Friday, April 1, 2016
At last, here we are in April. This year April is feeling a little shy, arriving with warm breezes and showers, only to take a brief retreat into sub-zero temperatures and snow for her first week debut.
This week has been the week of legal and financial arrangements in regards to the Rideau Camp, and tidying up the loose ends around the trailer purchase. Next week we take possession of the camp, it is very exciting.
Attila leaves almost all the administrative aspects of life to me, except for tax returns, a task I was responsible for my whole adult life until Attila took it over, to my great relief.
Wednesday was a cleaning day. The weather was mild and sunny, perfect for opening up Iris and getting started on a thorough wash down.
Below the front bunk there is storage, and in that storage area was a tarp, I believe it is the original tarp for the trailer, which would make it almost 40 years old. It was only when it was picked up to be carried outside that the overwhelming odour of mildew filled the trailer and our nostrils. The tarp was dry, but there were areas that were black with mildew, particularly around the grommets for the poles. Out it came and over the back clothes line it went. It received a heavy spraying of hydrogen peroxide to kill the mildew and spores. It will be left on the line for a week or so, to be rinsed by rain and snow, then bleached by the sun.
Because significant reaching and stretching were involved to reach the mildew under the front bunk, Attila did the grunt work with brush and cloth. When it was finished the hatches were left open to allow the area to dry, it looks great. After I mark where I want the to drill ventilation holes in the side of the bunk, Attila will drill them out, which should alleviate any further mildew issues in that area of the trailer.
I tackled the mildew on the ceiling around the vent opening. Weeks ago I had dismantled the interior section of the roof vent, exposing the wet and mildewed areas. The area had dried thoroughly, thanks to the tarp over the trailer which prevents further leaks. The inside area around the roof vent opening is now ready for the new roof vent to be installed.
The windows in the trailer were left open for the rest of the day, and by the time I went out after dark to close Iris up for the night, she there was only a hint of mildew odour. That should be taken care of during our next cleaning session, as there is one more area of mildew at the back of the trailer, where we had discovered the leak.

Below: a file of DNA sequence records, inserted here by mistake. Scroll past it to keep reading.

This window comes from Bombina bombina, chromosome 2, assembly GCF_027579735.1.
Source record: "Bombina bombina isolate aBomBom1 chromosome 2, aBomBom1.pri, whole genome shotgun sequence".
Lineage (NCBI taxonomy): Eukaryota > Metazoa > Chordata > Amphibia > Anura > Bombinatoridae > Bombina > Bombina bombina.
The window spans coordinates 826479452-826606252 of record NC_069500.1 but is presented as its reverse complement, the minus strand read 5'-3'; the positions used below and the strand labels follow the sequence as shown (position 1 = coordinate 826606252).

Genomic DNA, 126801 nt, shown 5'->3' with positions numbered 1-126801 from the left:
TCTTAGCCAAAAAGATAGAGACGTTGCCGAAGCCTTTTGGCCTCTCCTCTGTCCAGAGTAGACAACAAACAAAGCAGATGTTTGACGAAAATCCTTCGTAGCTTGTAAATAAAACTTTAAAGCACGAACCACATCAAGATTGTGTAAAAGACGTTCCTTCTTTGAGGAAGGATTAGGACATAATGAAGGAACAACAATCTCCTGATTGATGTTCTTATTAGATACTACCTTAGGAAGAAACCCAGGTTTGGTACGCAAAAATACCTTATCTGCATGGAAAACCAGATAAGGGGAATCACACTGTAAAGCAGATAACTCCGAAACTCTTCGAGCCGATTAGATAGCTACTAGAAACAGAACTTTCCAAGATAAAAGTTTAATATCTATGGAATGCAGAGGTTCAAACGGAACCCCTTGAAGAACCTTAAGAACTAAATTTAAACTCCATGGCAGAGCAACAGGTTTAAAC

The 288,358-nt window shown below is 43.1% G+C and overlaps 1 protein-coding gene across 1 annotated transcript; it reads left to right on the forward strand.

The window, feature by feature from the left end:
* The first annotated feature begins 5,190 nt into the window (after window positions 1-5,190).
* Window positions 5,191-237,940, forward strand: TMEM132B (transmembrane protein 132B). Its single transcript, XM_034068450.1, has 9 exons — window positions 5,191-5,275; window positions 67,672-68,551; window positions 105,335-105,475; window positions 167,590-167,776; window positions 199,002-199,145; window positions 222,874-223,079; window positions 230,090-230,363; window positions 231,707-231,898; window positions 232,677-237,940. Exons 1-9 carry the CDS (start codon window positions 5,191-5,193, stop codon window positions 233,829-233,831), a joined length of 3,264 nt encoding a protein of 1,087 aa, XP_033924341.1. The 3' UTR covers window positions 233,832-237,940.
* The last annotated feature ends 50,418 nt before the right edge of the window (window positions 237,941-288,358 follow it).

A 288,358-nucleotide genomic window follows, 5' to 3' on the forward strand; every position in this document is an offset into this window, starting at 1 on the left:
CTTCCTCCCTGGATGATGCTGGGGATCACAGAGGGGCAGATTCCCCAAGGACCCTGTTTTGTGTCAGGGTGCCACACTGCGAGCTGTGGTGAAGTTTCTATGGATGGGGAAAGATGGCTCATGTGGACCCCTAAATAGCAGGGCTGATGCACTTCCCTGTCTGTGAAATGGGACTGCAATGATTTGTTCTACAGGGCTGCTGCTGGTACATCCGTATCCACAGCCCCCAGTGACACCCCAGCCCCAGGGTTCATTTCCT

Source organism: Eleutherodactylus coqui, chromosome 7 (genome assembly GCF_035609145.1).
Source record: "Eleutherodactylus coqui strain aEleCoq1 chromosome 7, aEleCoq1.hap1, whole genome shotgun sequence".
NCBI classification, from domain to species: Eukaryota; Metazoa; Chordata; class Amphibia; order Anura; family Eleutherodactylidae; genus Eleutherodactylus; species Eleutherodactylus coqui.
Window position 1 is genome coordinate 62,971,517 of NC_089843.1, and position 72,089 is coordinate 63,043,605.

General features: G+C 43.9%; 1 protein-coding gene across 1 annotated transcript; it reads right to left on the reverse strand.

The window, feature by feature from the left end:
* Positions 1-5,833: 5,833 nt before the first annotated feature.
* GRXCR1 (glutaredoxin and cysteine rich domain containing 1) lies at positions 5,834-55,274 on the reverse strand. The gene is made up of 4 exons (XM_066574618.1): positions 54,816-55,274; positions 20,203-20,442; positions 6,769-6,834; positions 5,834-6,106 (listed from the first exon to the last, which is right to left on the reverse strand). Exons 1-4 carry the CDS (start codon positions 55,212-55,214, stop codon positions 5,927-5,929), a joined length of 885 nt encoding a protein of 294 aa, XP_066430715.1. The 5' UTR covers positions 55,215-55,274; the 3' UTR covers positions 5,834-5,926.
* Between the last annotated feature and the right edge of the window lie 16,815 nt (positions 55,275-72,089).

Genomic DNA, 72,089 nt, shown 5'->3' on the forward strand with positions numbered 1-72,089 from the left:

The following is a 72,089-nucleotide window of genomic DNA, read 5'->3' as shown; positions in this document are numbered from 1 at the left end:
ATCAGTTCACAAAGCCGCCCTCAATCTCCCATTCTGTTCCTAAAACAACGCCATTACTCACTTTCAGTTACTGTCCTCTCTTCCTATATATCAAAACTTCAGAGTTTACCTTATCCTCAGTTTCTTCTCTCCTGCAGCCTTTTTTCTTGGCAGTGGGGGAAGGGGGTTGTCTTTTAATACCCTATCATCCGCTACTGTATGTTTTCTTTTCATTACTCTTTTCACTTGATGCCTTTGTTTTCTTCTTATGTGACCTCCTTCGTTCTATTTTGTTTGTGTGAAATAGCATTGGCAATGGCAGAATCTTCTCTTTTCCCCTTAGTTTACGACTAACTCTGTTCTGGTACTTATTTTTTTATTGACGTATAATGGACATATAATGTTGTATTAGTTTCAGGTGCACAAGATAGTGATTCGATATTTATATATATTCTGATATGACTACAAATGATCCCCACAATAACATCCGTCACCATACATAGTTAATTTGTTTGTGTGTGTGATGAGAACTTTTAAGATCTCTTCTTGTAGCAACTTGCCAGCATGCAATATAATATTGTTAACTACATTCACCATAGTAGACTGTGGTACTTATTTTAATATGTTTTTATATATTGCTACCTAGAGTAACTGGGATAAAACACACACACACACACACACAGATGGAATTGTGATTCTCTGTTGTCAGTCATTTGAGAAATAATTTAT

Another small “stitch in time” step taken. Electrical tape was used to cover a small opening in the fibreglass near the wheel well of the trailer. The little round hole was the size of a dime, which is supposedly big enough for a mouse to pass through. Wasps also might come in that way to make a nest. The way in is now blocked.
The new roof vent will be installed when there is a week of sunny warm weather. Then the tarp can be safely removed and a hole in the roof temporarily opened to the sky.
On Wednesday night we caught a second mouse in the basement. The second mouse is what I call a field mouse, while the first mouse we caught is what I call a house mouse. They are very different breeds. This says to me that we have an entry point in the house that really needs to be plugged up. But where! Attila’s theory is that they are coming through the attic and down the chimney frame, so that is where the first measures will be taken.
As I write there is a Grackle pecking away at the wood on the roof facia. I rise from my chair, unlock the front door and step out onto the landing. The Grackle flies off and out of site. As I watch her, I wonder how many generations of Grackles it will take before they forget about our roof as a nesting ground. Do Grackles have endless social memory? Will I be chasing Grackles away from my roof for the duration? I return to my chair and begin to type. The Grackle returns and up I get.